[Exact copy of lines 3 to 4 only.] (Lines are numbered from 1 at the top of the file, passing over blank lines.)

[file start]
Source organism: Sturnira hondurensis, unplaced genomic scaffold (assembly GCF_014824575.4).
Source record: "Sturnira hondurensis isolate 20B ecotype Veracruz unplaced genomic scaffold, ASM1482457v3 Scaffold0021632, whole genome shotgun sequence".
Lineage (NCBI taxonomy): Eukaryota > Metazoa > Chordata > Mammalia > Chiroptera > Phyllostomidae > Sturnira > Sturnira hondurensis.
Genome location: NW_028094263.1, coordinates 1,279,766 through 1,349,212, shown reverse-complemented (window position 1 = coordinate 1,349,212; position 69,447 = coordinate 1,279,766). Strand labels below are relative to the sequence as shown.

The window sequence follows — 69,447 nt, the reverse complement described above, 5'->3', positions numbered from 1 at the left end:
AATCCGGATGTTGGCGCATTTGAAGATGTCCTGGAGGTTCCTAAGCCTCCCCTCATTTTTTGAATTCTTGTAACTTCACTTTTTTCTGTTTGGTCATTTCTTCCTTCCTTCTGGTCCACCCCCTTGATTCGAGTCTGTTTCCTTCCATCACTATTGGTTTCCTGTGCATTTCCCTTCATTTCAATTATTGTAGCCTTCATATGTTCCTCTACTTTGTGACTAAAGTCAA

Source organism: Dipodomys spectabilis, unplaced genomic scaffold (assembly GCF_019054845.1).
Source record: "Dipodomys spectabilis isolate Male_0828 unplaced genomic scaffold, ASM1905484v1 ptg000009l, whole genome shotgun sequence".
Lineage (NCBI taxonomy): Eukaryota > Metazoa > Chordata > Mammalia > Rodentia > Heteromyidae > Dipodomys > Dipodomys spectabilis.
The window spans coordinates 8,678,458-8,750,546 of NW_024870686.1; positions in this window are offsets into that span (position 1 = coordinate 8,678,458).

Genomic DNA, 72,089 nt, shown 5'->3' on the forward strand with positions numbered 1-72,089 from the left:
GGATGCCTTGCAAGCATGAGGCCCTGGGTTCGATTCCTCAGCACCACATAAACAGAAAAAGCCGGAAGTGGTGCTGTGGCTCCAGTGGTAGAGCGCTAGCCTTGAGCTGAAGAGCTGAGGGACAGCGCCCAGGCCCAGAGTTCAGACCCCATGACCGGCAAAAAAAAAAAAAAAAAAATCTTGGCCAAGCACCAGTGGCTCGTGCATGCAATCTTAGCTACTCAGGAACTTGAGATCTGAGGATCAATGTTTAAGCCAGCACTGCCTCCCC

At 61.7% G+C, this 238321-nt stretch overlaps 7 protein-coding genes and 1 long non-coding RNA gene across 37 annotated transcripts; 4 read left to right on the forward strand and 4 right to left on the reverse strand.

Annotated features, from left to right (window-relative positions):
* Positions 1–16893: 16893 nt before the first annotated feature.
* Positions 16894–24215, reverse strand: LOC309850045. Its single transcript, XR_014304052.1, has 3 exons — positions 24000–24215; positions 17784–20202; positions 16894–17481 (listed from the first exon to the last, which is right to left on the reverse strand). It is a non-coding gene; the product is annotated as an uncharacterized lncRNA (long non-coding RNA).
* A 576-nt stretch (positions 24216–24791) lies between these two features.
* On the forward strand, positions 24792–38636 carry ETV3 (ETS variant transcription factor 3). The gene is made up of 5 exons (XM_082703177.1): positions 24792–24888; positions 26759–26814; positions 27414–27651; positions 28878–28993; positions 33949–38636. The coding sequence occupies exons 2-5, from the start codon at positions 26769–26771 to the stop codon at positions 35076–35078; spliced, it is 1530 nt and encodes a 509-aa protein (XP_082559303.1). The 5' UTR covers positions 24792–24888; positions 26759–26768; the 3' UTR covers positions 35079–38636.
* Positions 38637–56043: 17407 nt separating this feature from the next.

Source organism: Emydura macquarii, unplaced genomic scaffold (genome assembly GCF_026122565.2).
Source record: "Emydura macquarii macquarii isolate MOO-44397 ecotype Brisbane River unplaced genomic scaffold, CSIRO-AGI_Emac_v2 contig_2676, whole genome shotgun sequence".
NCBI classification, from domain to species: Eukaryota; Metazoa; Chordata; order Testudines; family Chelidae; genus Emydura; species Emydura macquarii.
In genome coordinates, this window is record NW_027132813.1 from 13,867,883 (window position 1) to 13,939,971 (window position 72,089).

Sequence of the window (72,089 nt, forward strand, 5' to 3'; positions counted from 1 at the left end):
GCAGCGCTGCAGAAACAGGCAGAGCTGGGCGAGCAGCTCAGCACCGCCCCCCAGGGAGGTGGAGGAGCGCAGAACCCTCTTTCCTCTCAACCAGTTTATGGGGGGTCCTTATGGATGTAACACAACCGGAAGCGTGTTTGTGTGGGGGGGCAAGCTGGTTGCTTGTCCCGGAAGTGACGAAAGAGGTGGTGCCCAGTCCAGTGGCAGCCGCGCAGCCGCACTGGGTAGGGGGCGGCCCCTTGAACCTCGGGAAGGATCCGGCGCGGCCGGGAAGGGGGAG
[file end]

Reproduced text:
Lineage (NCBI taxonomy): Eukaryota > Metazoa > Chordata > Mammalia > Chiroptera > Phyllostomidae > Sturnira > Sturnira hondurensis.
Genome location: NW_028094263.1, coordinates 1,279,766 through 1,349,212, shown reverse-complemented (window position 1 = coordinate 1,349,212; position 69,447 = coordinate 1,279,766). Strand labels below are relative to the sequence as shown.